For those who have not been exposed to the clever marketing strategery behind Girl Scout Cookies, it basically goes like this: About this time every year, thousands of young girls sell boxes of cookies on heavily-trafficked street corners for fundraising. The cookies are only moderately tasty. The girls are of course much too young to be interesting to even a dirty old man such as myself (although they are often accompanied by mothers who are). The trick is that the cookies only have limited availability -- not only are they only sold a few weeks in each year, but the scouts also seem to have this uncanny ability to disappear from street corners exactly when you want to buy a box.
Being denied something repeatedly, of course, means that I crave it even more. The box of Thin Mints than I bought at lunchtime is almost gone. I blame my officemates.
I need encouragement to work on a bunch of various projects. People tell me that liboil is cool and that everyone should use it. I'd like to pretend it's not vaporware, but realistically, it is. I've got the oven; throw some mud my way, and I'll make bricks.
On 20 Jan, I predicted that it would take me a few weeks to fix my car. I should have predicted 1 month, since it was exactly one month when I finally replaced the alternator on Friday. I also readjusted the rear brakes, an evil necessary every few thousand miles on my car.
The exception unknown software exception (0xc00000fd) occurred in the application at location 0x7c2d1dd5.
This is what I get when I run Microsoft Visual C++ 6.0 on a fresh install. The question: Should I actually try to fix this, or use it as an excuse to not work on Windows?
My poor car -- the alternator is broken, so if I want to drive anywhere, I have to fully charge the battery and drive really fast before the battery runs out. It's not too bad during the day, but racing around at night with the headlights operating on 9 volts (and decreasing) brings new meaning to "fun". Being inherintly lazy, and only driving my car about twice a month, I'm sure I will procrastinate buying an alternator for another few weeks.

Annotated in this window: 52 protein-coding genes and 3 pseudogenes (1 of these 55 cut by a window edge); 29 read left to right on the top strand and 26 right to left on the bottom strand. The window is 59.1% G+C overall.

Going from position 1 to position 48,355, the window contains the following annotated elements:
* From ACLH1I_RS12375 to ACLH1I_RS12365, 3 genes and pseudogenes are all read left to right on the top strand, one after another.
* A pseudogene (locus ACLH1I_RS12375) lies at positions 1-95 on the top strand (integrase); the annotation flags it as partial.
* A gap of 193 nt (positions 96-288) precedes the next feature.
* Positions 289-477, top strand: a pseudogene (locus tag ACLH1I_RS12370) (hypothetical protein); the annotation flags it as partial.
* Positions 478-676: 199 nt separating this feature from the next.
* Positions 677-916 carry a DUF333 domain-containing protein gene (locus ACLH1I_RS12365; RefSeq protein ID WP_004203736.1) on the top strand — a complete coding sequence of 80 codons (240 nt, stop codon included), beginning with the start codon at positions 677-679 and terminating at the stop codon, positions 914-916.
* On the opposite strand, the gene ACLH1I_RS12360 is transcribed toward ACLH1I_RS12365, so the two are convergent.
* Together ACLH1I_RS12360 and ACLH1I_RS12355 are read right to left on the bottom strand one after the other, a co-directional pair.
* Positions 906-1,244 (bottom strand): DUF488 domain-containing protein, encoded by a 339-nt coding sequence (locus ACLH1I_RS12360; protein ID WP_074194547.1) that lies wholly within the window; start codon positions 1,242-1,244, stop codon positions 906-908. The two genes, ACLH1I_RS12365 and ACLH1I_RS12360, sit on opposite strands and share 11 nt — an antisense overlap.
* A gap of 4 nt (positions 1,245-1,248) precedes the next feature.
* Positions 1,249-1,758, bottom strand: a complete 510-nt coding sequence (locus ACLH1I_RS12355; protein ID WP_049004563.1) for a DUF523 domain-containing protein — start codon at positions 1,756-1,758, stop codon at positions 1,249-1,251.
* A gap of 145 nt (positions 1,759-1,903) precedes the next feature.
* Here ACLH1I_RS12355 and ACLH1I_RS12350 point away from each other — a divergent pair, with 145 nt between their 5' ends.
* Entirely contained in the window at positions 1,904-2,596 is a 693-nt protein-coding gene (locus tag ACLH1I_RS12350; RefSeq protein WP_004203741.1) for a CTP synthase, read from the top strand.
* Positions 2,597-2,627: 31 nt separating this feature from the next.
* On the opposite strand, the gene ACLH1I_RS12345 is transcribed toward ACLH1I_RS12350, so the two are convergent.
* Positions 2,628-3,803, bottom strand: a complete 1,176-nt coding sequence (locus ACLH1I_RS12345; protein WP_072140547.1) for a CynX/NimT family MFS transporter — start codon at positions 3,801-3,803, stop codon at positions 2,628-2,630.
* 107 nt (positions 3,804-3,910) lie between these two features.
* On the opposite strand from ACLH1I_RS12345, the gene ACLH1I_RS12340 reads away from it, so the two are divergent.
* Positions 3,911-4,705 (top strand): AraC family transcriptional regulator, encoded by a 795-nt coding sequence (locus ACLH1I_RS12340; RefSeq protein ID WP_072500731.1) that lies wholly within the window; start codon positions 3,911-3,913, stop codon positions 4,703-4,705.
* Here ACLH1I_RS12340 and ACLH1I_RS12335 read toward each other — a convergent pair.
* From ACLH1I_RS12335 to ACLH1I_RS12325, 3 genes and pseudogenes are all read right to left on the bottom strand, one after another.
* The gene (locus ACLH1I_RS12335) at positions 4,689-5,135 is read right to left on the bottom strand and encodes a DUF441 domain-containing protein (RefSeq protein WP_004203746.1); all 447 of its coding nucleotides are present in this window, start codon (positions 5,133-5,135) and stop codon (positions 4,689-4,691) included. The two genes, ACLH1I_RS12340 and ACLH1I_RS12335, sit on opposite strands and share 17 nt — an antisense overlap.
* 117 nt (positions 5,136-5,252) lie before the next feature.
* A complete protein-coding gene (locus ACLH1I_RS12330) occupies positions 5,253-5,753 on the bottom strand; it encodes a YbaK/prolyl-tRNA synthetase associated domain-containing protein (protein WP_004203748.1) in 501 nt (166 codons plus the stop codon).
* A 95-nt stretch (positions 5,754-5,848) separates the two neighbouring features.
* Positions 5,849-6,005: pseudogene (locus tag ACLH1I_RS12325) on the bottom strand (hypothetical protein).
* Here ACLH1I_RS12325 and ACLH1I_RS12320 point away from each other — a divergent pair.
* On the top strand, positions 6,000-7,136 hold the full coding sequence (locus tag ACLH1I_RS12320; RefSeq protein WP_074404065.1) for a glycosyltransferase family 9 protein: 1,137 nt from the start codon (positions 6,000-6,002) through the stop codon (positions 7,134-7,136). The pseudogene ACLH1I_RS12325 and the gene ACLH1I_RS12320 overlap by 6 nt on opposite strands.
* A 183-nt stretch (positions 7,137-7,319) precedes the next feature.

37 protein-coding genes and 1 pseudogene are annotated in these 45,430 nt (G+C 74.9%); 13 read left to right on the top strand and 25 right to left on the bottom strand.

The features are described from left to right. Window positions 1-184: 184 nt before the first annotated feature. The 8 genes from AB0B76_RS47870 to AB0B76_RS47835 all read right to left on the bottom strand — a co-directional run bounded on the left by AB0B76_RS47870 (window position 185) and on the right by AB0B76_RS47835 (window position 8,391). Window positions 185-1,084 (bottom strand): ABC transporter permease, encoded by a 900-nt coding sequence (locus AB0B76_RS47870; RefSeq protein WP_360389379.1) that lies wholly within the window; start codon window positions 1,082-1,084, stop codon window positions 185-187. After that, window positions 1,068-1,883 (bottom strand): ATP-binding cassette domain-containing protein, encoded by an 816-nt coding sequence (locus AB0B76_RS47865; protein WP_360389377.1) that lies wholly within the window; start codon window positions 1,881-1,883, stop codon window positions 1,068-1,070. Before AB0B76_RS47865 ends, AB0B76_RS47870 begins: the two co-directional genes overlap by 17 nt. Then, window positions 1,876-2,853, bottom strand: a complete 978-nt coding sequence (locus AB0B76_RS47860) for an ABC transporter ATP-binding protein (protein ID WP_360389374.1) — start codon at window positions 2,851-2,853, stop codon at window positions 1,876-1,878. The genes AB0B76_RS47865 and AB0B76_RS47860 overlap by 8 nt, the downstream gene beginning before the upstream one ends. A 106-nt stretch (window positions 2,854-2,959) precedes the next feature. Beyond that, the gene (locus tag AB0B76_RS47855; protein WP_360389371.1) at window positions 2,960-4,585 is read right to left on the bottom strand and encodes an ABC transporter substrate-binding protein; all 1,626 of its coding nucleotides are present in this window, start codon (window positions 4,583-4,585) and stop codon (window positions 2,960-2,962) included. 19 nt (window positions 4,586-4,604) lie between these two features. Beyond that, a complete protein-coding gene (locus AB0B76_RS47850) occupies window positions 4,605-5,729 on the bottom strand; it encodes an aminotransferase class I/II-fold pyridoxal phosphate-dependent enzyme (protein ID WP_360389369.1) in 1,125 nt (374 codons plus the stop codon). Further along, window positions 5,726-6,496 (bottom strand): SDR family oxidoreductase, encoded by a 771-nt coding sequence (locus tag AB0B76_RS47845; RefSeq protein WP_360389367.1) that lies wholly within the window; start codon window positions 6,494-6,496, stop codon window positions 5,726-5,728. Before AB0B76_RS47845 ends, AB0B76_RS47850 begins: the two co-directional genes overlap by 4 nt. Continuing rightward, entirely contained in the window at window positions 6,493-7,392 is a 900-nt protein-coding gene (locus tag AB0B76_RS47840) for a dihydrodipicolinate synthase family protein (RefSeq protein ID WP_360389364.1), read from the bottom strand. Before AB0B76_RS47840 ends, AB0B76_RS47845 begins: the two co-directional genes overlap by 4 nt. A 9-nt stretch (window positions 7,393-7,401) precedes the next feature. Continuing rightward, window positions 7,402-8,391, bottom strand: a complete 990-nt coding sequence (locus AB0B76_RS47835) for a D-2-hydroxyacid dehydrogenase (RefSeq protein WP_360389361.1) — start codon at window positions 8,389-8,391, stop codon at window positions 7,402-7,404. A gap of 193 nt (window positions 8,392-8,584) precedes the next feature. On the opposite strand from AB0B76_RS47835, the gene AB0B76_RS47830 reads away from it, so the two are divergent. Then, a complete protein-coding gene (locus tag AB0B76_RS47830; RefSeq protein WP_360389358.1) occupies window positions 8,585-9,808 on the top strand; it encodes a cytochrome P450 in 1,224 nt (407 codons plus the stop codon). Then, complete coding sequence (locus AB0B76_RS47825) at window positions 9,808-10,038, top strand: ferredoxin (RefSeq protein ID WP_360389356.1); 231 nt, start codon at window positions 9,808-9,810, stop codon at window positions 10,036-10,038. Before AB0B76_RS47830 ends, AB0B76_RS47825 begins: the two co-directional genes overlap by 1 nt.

The car comes up, because I used it this weekend to go to the neighborhood BestBuy and purchase a new laptop, an eMachines M5312. Except the ethernet tranceiver didn't work, so I had to return it. I drove to a different store to return it, since the first sold me the last in stock. And then drove to a third, because the second sold their last about 10 minutes before I got there. The car survived.
I, however, was very hungry and went to get a burrito before wiping Windows XP Home Edition.
Being a long-time Debian fan and developer, I decided to test out the new sarge installer. I was very impressed. It was essentially bug free, only confusing in a few places, and installed lots of stuff without any problems.
Well, there was one problem, but nothing that is debian-installer fault -- I needed to install XFree-4.3 to get X working.
What is bothering me currently, though, is that the installer didn't really attempt to get any of my other hardwhere working (or tell me that it couldn't get it working). I have USB, Firewire, wireless, ACPI, and sound that were all left unsupported and the relevant packages uninstalled. I'm now piecing together what exactly is necessary to get these working -- at least for wireless, I can apparently use the NDIS driver and driverloader.
Every once in a while, I think of a potential project to work on and think, "Huh. That looks easy. If it were really that easy, someone would have written it by now." swfdec was one such projects. librfb (and a corresponding GStreamer plugin rfbsrc) is my latest. Eight hours later, I run 'gst-launch-0.7 rfbsrc ! ximagesink', and get a hack that is essentially equivalent to xvncviewer. Give or take a few features. RFB (remote framebuffer) is the name of the protocol that VNC uses.
The head scares me. Normally, I don't have horns and don't keep my mouth open that wide. It could attract flies.
Anyone who follows GStreamer knows that I merged a rewrite of an entire subsystem on 23 December and then disappeared for 5 days. I didn't intend to disappear for 5 days, it's just that my parents don't have a decent network connection.
So aside from major subsystem rewrites, GStreamer seems to be settling down quite nicely. We have a lot of new infrastructure since 0.6, and now we get to update all the plugins to fully utilize the new possibilities. Hopefully we'll get everything filled out, including the documentation in time to surpass everyone's expectations in March. Also, why is it that just when we need to do an API freeze, I keep thinking of API changes that need to be made?
About a month ago, I made a comment that we needed a few more GStreamer hackers. Interestingly, in the last month, a number of new people have been hanging out on IRC and writing code, which is encouraging. Is it just me, or when new regulars show up on IRC, it feels like they've been there forever, just kinda quiet?
The real reason I'm posting a new entry so I can see the head that was apparently assigned to me by thomasvs.
New HTML Parser: The long-awaited libxml2 based HTML parser code is live. It needs further work but already handles most markup better than the original parser.
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